Abstract

Mesenchymal stromal/stem cell (MSC) therapy has shown promise in experimental models of idiopathic pulmonary fibrosis (IPF). The aim of this study was to test the therapeutic effects of extracellular vesicles produced by human BM MSCs (MEx) in a bleomycin-induced pulmonary fibrosis model and investigate mechanisms of action. Adult C57BL/6 mice were challenged with endotracheal instillation of bleomycin and treated with MEx concurrently, or for reversal models, at day 7 or 21. Experimental groups were assessed at day 7, 14, or 28. Bleomycin-challenged mice presented with severe septal thickening and prominent fibrosis, and this was effectively prevented or reversed by MEx treatment. MEx modulated lung macrophage phenotypes, shifting the proportions of lung proinflammatory/classical and nonclassical monocytes and alveolar macrophages toward the monocyte/macrophage profiles of control mice. A parallel immunomodulatory effect was demonstrated in the BM. Notably, transplantation of MEx-preconditioned BM-derived monocytes alleviated core features of pulmonary fibrosis and lung inflammation. Proteomic analysis revealed that MEx therapy promotes an immunoregulatory, antiinflammatory monocyte phenotype. We conclude that MEx prevent and revert core features of bleomycin-induced pulmonary fibrosis and that the beneficial actions of MEx may be mediated via systemic modulation of monocyte phenotypes.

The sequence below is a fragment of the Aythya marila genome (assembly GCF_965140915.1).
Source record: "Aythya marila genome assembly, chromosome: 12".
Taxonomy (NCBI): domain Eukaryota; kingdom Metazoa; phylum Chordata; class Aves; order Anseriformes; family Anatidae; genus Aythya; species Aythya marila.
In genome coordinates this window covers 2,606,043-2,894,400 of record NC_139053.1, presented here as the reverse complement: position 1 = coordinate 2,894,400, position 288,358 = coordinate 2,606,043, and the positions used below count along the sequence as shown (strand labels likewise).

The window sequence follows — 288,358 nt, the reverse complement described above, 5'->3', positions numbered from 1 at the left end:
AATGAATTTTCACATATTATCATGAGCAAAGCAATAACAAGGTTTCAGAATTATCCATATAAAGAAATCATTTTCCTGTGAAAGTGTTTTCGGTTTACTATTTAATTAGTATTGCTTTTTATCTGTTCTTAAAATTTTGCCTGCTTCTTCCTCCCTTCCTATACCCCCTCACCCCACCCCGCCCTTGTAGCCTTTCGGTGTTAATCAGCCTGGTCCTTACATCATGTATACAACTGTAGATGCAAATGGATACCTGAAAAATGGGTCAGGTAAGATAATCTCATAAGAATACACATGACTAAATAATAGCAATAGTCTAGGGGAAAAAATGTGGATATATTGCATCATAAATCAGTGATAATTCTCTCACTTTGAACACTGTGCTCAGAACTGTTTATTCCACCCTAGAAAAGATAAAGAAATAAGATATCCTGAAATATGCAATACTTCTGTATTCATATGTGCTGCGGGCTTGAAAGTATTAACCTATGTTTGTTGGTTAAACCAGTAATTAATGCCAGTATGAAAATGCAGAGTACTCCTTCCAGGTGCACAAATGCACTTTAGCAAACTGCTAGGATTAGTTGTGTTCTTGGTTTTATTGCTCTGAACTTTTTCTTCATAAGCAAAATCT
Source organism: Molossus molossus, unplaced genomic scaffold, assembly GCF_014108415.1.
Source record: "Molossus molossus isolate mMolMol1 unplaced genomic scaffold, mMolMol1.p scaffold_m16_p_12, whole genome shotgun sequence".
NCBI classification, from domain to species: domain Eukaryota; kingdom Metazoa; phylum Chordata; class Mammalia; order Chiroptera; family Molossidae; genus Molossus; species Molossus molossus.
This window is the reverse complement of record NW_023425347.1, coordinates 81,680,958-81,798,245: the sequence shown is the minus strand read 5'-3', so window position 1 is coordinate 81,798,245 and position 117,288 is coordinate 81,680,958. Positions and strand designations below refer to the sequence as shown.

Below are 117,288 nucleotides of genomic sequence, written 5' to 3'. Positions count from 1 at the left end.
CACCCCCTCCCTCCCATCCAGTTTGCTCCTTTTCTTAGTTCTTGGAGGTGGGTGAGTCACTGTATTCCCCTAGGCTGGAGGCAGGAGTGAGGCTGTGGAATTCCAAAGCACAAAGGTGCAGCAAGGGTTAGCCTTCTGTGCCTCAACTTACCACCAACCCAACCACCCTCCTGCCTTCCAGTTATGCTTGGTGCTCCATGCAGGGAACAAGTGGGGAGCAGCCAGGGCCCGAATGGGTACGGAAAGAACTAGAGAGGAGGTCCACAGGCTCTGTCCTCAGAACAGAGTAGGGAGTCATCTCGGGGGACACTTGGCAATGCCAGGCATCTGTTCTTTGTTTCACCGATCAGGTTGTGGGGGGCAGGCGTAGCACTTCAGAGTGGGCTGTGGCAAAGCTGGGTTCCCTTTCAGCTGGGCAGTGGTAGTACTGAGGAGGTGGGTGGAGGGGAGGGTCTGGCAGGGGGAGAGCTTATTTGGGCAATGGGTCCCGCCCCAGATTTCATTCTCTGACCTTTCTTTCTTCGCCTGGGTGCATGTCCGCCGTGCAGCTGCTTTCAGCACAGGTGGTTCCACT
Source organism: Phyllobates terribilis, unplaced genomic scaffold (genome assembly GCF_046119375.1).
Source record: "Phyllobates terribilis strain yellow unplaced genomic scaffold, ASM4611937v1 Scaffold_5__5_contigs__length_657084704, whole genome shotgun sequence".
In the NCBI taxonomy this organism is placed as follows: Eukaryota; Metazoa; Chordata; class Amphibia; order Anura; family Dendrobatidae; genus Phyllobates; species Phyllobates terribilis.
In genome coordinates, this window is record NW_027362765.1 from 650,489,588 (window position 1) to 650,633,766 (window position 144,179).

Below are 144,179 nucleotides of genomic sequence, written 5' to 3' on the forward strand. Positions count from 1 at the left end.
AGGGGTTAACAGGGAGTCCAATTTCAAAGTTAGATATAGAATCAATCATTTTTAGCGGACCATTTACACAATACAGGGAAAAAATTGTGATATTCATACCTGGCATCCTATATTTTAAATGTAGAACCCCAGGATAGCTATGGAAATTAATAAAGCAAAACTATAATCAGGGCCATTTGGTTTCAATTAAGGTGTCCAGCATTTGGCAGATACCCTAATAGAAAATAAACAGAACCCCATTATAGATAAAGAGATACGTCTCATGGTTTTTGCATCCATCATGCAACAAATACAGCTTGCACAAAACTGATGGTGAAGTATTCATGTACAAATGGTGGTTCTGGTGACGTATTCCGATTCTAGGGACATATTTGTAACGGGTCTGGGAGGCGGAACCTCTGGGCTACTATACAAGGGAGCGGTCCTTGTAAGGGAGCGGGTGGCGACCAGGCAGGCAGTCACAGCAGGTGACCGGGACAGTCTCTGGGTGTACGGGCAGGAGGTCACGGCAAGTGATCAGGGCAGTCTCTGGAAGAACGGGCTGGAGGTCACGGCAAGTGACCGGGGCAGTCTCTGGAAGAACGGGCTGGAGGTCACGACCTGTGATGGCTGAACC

Authors

Nahal Mansouri, Gareth R. Willis, Angeles Fernandez-Gonzalez, Monica Reis, Sina Nassiri, S. Alex Mitsialis, Stella Kourembanas

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